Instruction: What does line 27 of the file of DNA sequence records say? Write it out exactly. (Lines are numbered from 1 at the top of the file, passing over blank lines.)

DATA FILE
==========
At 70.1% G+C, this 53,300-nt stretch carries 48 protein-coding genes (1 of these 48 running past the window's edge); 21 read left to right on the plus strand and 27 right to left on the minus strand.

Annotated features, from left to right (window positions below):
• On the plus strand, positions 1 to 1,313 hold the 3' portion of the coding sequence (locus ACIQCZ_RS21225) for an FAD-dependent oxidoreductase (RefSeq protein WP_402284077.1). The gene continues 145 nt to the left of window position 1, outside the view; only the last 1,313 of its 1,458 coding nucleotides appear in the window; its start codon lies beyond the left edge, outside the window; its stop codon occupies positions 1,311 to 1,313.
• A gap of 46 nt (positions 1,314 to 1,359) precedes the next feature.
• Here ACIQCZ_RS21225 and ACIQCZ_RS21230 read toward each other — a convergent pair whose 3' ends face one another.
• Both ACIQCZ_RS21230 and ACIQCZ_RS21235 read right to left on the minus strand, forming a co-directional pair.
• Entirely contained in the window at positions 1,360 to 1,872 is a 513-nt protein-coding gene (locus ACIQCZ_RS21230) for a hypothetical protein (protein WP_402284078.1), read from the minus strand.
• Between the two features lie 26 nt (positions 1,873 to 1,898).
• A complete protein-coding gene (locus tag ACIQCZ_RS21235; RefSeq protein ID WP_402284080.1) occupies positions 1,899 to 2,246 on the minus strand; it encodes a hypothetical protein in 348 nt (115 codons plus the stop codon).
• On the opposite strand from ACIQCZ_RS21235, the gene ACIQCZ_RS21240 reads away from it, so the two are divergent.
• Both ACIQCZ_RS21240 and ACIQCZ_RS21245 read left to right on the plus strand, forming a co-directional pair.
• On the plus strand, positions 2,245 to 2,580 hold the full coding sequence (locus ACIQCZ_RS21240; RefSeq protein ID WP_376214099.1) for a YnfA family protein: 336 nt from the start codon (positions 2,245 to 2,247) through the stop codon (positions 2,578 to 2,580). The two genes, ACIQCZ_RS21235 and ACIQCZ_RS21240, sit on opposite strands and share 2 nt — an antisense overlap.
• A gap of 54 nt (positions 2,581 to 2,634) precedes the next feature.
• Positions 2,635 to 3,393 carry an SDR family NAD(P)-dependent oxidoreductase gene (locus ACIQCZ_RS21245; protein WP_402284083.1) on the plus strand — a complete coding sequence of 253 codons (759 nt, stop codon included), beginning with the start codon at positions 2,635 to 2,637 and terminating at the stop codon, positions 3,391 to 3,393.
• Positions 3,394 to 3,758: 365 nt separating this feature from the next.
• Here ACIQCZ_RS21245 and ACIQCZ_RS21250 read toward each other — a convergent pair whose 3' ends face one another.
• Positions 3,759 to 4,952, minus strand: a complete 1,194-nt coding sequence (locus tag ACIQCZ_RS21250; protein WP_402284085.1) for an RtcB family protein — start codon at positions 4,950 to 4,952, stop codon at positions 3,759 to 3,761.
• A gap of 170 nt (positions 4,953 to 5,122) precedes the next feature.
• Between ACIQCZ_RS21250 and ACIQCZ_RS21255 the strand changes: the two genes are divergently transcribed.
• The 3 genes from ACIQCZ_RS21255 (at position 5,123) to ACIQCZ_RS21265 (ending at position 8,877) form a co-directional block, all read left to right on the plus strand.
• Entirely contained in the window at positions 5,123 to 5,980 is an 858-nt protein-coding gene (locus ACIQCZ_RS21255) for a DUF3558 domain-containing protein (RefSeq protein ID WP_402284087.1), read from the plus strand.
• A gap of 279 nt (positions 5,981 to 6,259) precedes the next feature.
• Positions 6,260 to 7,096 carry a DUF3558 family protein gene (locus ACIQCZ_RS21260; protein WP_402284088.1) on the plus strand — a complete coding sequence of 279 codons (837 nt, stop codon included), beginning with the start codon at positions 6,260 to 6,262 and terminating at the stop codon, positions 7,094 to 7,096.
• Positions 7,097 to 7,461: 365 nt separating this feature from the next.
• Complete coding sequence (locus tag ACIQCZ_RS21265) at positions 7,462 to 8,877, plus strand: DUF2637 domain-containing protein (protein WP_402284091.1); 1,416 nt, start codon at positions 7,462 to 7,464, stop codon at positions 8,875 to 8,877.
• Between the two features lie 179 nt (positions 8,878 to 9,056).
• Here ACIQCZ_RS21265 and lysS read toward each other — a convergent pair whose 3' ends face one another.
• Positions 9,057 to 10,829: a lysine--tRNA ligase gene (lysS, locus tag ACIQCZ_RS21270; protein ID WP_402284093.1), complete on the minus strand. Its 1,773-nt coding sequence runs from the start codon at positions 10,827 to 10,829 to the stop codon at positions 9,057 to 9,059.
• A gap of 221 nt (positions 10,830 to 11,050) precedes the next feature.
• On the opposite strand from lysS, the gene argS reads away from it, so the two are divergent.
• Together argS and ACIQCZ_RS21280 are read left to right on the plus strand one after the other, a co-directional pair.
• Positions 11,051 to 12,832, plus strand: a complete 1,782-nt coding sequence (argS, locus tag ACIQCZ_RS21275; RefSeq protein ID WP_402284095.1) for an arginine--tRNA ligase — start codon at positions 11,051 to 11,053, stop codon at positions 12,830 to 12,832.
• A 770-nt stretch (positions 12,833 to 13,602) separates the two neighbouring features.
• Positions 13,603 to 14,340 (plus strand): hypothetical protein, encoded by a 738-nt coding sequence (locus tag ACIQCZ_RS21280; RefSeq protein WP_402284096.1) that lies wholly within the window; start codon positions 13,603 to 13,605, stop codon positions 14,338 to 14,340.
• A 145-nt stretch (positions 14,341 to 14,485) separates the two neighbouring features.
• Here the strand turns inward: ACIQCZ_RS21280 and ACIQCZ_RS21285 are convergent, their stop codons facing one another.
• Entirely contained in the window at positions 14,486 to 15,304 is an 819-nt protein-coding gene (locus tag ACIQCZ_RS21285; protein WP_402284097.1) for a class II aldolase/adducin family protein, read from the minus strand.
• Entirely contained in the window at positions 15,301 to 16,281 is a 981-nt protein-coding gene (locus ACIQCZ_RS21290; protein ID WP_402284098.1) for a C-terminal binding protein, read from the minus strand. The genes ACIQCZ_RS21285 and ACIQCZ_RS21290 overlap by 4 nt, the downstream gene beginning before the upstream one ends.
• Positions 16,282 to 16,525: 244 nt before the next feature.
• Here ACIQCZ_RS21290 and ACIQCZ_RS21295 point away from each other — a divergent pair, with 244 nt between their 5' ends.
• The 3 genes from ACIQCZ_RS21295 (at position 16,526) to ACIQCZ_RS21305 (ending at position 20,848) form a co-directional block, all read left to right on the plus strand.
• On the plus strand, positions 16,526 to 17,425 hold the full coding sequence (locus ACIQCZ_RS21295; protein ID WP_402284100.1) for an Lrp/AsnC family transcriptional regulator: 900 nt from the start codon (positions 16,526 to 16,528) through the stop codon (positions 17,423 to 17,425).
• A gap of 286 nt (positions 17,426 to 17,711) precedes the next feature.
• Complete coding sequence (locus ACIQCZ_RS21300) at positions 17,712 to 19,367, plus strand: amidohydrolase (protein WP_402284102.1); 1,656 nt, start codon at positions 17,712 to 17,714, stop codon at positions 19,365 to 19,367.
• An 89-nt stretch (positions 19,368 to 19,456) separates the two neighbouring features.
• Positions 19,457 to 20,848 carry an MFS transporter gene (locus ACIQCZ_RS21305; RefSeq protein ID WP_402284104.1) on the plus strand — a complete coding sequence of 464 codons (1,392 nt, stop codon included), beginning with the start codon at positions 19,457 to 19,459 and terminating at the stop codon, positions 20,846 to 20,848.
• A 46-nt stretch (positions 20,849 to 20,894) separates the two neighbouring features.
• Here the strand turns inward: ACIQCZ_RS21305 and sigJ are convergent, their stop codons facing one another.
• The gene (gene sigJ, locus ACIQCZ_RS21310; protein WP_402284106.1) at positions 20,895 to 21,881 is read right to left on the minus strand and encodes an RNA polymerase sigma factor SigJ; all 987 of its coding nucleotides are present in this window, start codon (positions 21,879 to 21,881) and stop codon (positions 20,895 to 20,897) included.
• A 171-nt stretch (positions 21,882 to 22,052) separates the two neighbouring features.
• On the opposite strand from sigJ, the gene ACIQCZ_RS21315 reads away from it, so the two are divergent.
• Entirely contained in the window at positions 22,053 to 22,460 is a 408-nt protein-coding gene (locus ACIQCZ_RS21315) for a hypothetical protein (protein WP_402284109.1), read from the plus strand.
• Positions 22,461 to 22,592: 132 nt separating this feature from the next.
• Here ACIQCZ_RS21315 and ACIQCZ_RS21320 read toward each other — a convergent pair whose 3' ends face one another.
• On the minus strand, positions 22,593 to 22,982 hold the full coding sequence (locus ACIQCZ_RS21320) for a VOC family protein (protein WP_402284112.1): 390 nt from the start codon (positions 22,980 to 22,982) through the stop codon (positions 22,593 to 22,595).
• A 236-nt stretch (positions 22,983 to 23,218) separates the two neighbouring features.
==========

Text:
• Here ACIQCZ_RS21265 and lysS read toward each other — a convergent pair whose 3' ends face one another.